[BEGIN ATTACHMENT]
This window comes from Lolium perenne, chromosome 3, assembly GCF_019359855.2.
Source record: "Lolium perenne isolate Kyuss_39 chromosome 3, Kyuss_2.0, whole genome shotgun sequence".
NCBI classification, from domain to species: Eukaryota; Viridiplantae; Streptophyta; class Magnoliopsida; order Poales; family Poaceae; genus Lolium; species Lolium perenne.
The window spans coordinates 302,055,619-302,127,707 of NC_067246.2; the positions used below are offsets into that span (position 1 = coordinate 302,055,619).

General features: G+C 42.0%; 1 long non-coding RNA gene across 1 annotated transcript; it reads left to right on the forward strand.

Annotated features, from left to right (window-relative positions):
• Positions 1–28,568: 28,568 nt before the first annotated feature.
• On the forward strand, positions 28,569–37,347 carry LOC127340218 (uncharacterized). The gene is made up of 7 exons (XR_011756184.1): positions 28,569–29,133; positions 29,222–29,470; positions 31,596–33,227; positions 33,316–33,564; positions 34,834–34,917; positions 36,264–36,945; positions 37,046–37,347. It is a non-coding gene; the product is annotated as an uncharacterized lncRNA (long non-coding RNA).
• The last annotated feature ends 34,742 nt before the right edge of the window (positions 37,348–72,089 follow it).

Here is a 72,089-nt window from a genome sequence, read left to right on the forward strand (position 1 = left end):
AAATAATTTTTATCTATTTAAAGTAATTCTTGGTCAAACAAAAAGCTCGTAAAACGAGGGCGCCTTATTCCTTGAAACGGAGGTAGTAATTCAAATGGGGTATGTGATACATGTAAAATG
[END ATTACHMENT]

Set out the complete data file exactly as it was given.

This window comes from Lolium perenne, chromosome 3, assembly GCF_019359855.2.
Source record: "Lolium perenne isolate Kyuss_39 chromosome 3, Kyuss_2.0, whole genome shotgun sequence".
NCBI classification, from domain to species: Eukaryota; Viridiplantae; Streptophyta; class Magnoliopsida; order Poales; family Poaceae; genus Lolium; species Lolium perenne.
The window spans coordinates 302,055,619-302,127,707 of NC_067246.2; the positions used below are offsets into that span (position 1 = coordinate 302,055,619).

General features: G+C 42.0%; 1 long non-coding RNA gene across 1 annotated transcript; it reads left to right on the forward strand.

Annotated features, from left to right (window-relative positions):
• Positions 1–28,568: 28,568 nt before the first annotated feature.
• On the forward strand, positions 28,569–37,347 carry LOC127340218 (uncharacterized). The gene is made up of 7 exons (XR_011756184.1): positions 28,569–29,133; positions 29,222–29,470; positions 31,596–33,227; positions 33,316–33,564; positions 34,834–34,917; positions 36,264–36,945; positions 37,046–37,347. It is a non-coding gene; the product is annotated as an uncharacterized lncRNA (long non-coding RNA).
• The last annotated feature ends 34,742 nt before the right edge of the window (positions 37,348–72,089 follow it).

Here is a 72,089-nt window from a genome sequence, read left to right on the forward strand (position 1 = left end):
AAATAATTTTTATCTATTTAAAGTAATTCTTGGTCAAACAAAAAGCTCGTAAAACGAGGGCGCCTTATTCCTTGAAACGGAGGTAGTAATTCAAATGGGGTATGTGATACATGTAAAATG